The Morning Star
It would take no less than a poet with an evolved spirit and keen sense of history to add new insights on the Holocaust. Andre Schwarz-Bart (1928–2006), a Polish Jew whose parents and brothers were victims of the Nazis, was just such a man. His best-selling, widely-translated Holocaust novel, The Last of the Just, earned him the Prix Goncourt in 1959. The Morning Star, written in his last days, is perhaps unfinished—“All finishing off is high treason” against the dead, Schwarz-Bart would say. The novel has been pieced together from manuscripts and notes by his widow, Simone. The narrative—particularly the last four chapters—is not entirely seamless, but as a statement and work of art, the work is complete.
In The Morning Star, Haim Yaacov, a Jewish cobbler from the Polish village of Podhoretz, is transformed into a Hassidic folk hero when he discovers an abandoned violin in a rubbish pile. He restores the instrument, uncovers its healing powers, and is later visited by the prophet Elijah, who grants him extraordinary knowledge of the past and future. The legend of Haim Yaacov sets the table for his twentieth-century descendent, Haim Lebke, who has inherited some of the gifts of his ancestor, including the ability to play the flute in such a way that it has a calming effect on everyone within earshot. On September 1, 1939, the Germans invade Poland, and the war is bearing down on Podhoretz. Unlike his beloved family, Haim will survive the Nazi onslaught, but, bearing witness to the unthinkable horrors of the Warsaw ghetto, then Auschwitz, Haim will yearn “to be delivered from the burden of life,” until gradually, over many years after the war, he allows himself to experience a love that is stronger than death.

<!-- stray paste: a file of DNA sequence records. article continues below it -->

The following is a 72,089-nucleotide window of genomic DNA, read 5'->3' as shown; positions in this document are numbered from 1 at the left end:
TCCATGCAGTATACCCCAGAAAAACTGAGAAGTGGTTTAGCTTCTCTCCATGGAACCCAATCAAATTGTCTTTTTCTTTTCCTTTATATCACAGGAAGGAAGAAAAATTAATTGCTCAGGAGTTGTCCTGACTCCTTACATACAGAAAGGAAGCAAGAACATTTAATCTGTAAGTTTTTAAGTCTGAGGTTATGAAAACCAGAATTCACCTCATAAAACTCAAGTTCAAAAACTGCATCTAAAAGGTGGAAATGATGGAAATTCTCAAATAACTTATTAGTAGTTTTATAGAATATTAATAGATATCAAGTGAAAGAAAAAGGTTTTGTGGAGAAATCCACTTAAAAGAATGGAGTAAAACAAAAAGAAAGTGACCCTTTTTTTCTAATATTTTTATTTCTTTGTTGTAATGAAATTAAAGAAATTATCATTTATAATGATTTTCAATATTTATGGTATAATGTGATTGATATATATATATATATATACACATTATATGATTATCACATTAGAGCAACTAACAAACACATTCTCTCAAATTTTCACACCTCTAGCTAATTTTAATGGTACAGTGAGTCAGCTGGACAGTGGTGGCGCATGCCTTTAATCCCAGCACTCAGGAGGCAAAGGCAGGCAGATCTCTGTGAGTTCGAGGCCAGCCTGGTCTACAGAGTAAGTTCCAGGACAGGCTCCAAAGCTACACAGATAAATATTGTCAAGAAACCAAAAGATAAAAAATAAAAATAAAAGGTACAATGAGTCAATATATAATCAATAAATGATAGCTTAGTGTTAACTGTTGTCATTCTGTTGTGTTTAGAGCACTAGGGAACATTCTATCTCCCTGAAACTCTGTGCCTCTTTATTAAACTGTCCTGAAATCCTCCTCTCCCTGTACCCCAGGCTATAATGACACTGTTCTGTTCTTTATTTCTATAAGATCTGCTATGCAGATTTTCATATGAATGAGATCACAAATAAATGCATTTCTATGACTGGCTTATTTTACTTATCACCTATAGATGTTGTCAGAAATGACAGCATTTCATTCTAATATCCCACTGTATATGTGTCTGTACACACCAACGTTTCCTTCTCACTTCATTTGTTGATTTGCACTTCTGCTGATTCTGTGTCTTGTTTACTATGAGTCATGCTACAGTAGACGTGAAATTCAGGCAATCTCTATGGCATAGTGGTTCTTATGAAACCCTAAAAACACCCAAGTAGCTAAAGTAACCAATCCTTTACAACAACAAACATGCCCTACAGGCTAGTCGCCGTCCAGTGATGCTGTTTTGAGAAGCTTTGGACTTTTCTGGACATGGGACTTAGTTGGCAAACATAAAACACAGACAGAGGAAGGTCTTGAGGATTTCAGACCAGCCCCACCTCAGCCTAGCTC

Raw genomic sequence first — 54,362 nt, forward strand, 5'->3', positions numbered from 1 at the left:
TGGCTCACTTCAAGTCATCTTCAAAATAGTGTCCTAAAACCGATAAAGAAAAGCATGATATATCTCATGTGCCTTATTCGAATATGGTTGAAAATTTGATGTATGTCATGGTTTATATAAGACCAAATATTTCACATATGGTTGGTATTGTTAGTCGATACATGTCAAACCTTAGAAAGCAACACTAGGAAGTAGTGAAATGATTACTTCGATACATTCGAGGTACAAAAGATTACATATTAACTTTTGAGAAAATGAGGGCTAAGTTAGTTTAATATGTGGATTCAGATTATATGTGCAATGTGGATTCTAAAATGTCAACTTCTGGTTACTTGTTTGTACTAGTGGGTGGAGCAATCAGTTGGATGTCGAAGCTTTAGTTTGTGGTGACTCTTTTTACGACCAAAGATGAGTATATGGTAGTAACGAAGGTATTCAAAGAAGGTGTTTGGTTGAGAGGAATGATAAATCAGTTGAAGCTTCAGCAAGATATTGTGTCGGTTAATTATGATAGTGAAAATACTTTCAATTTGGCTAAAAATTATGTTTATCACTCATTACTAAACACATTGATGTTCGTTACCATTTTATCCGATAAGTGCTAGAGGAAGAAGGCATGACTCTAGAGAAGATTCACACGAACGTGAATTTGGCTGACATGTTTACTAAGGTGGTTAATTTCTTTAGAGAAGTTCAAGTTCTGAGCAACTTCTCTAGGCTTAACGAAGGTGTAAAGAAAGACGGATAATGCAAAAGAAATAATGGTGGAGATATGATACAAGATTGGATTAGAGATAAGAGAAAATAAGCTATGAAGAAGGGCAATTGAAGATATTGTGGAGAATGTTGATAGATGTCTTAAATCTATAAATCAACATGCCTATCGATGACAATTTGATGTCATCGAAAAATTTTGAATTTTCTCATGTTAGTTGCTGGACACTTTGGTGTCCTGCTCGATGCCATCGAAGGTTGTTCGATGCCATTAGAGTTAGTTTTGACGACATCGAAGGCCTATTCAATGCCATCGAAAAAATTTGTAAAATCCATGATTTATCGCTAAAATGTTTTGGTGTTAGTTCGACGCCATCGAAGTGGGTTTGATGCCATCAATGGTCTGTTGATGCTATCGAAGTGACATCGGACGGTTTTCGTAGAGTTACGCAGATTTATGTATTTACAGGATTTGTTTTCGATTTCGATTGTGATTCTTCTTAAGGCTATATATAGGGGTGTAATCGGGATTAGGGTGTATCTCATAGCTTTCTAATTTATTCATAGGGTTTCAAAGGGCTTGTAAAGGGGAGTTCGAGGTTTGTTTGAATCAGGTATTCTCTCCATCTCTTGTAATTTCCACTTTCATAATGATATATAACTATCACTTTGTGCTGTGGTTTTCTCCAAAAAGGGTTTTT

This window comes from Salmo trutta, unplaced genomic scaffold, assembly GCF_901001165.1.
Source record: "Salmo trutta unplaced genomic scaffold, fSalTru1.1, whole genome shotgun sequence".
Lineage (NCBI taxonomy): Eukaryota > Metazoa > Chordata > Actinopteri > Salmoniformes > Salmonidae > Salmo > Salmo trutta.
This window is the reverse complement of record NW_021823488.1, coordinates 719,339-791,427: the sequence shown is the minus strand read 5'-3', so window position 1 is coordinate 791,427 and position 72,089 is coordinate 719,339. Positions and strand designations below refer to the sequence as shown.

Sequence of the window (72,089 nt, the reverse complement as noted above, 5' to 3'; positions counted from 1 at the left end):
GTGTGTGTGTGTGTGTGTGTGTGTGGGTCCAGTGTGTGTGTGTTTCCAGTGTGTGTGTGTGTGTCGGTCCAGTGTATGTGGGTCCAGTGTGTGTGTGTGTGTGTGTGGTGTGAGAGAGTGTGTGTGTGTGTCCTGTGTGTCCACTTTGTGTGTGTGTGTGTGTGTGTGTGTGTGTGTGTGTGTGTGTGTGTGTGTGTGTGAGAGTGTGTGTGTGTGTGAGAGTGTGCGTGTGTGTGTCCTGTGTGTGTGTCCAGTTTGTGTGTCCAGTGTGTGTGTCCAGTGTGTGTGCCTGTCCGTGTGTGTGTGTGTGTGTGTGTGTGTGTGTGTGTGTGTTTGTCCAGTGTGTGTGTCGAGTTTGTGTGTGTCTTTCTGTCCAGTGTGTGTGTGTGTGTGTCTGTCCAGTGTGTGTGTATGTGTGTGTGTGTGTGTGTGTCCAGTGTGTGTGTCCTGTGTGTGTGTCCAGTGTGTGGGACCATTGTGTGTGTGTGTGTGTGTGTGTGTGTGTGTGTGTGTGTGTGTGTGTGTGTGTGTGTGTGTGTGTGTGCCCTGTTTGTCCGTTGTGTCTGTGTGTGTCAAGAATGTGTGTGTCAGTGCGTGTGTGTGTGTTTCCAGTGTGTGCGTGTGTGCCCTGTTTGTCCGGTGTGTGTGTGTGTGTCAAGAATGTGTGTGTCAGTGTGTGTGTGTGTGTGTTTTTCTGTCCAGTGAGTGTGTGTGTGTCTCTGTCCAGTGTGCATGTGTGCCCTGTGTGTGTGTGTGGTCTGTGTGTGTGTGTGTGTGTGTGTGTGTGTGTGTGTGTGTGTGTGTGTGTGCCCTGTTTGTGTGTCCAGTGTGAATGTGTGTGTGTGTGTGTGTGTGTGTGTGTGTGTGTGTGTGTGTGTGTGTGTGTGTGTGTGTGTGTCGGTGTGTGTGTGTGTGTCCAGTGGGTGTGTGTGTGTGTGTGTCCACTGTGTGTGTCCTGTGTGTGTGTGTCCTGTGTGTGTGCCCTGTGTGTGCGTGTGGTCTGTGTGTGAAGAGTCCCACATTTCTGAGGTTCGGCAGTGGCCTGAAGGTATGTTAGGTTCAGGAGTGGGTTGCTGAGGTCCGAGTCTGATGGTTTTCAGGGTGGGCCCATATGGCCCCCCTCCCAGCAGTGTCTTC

In pre-Holocaust Podhoretz, Schwarz-Bart presents a harmonious village, steeped in myth, ritual, and continuity. Readers sense the eternal connection, the “I am you and you are me,” as the antithesis of the coming Nazi storm. After the war, in order to reverse his personal trajectory toward disintegration, the aging Haim must reconcile with the living and the dead. On a train to revisit Auschwitz, he encounters a man, with a Jewish mother and West Indian father, who is struggling with these dual origins. The man’s dilemma demonstrates that Jews, like all men, are of two skins, “the unique and the universal.” For the Jew the task is to embrace one’s fellow man without assimilating—without losing one’s Jewishness. Schwarz-Bart’s is a powerful comment on the need for awareness of man’s common origins that transcend nationality and culture.
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